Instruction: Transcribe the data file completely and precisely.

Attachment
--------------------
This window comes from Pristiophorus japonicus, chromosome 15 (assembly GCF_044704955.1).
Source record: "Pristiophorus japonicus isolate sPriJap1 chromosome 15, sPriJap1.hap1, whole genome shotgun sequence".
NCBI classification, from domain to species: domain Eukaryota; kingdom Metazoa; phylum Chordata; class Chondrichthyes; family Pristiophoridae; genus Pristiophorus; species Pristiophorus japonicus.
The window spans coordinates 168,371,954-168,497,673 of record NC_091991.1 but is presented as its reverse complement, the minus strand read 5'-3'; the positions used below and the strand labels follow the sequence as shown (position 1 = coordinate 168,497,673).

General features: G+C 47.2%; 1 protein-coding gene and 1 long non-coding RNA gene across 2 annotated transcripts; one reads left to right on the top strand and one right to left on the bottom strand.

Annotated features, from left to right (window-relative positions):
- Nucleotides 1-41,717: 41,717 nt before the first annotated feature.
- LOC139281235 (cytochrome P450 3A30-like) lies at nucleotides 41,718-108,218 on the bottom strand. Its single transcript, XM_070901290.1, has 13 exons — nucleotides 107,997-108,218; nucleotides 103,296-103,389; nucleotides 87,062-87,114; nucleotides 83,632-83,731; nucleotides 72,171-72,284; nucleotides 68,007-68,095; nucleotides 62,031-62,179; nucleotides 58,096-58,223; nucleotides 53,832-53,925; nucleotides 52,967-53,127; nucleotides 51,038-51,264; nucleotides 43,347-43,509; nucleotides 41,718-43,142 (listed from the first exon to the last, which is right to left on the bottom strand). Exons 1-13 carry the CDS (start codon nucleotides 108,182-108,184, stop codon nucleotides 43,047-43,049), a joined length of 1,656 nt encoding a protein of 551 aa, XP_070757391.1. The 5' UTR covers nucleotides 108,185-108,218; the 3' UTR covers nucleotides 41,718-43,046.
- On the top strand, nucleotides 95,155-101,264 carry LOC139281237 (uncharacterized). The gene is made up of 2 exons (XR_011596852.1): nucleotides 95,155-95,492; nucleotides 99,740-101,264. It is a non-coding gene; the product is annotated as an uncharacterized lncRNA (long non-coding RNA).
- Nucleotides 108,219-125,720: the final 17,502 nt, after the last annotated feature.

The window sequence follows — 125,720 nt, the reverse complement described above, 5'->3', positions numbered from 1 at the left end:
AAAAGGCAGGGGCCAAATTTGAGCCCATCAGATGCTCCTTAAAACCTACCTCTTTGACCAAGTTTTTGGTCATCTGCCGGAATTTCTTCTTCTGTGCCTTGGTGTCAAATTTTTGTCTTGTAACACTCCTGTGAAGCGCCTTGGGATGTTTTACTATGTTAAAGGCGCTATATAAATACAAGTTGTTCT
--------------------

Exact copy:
This window comes from Pristiophorus japonicus, chromosome 15 (assembly GCF_044704955.1).
Source record: "Pristiophorus japonicus isolate sPriJap1 chromosome 15, sPriJap1.hap1, whole genome shotgun sequence".
NCBI classification, from domain to species: domain Eukaryota; kingdom Metazoa; phylum Chordata; class Chondrichthyes; family Pristiophoridae; genus Pristiophorus; species Pristiophorus japonicus.
The window spans coordinates 168,371,954-168,497,673 of record NC_091991.1 but is presented as its reverse complement, the minus strand read 5'-3'; the positions used below and the strand labels follow the sequence as shown (position 1 = coordinate 168,497,673).

General features: G+C 47.2%; 1 protein-coding gene and 1 long non-coding RNA gene across 2 annotated transcripts; one reads left to right on the top strand and one right to left on the bottom strand.

Annotated features, from left to right (window-relative positions):
- Nucleotides 1-41,717: 41,717 nt before the first annotated feature.
- LOC139281235 (cytochrome P450 3A30-like) lies at nucleotides 41,718-108,218 on the bottom strand. Its single transcript, XM_070901290.1, has 13 exons — nucleotides 107,997-108,218; nucleotides 103,296-103,389; nucleotides 87,062-87,114; nucleotides 83,632-83,731; nucleotides 72,171-72,284; nucleotides 68,007-68,095; nucleotides 62,031-62,179; nucleotides 58,096-58,223; nucleotides 53,832-53,925; nucleotides 52,967-53,127; nucleotides 51,038-51,264; nucleotides 43,347-43,509; nucleotides 41,718-43,142 (listed from the first exon to the last, which is right to left on the bottom strand). Exons 1-13 carry the CDS (start codon nucleotides 108,182-108,184, stop codon nucleotides 43,047-43,049), a joined length of 1,656 nt encoding a protein of 551 aa, XP_070757391.1. The 5' UTR covers nucleotides 108,185-108,218; the 3' UTR covers nucleotides 41,718-43,046.
- On the top strand, nucleotides 95,155-101,264 carry LOC139281237 (uncharacterized). The gene is made up of 2 exons (XR_011596852.1): nucleotides 95,155-95,492; nucleotides 99,740-101,264. It is a non-coding gene; the product is annotated as an uncharacterized lncRNA (long non-coding RNA).
- Nucleotides 108,219-125,720: the final 17,502 nt, after the last annotated feature.

The window sequence follows — 125,720 nt, the reverse complement described above, 5'->3', positions numbered from 1 at the left end:
AAAAGGCAGGGGCCAAATTTGAGCCCATCAGATGCTCCTTAAAACCTACCTCTTTGACCAAGTTTTTGGTCATCTGCCGGAATTTCTTCTTCTGTGCCTTGGTGTCAAATTTTTGTCTTGTAACACTCCTGTGAAGCGCCTTGGGATGTTTTACTATGTTAAAGGCGCTATATAAATACAAGTTGTTCT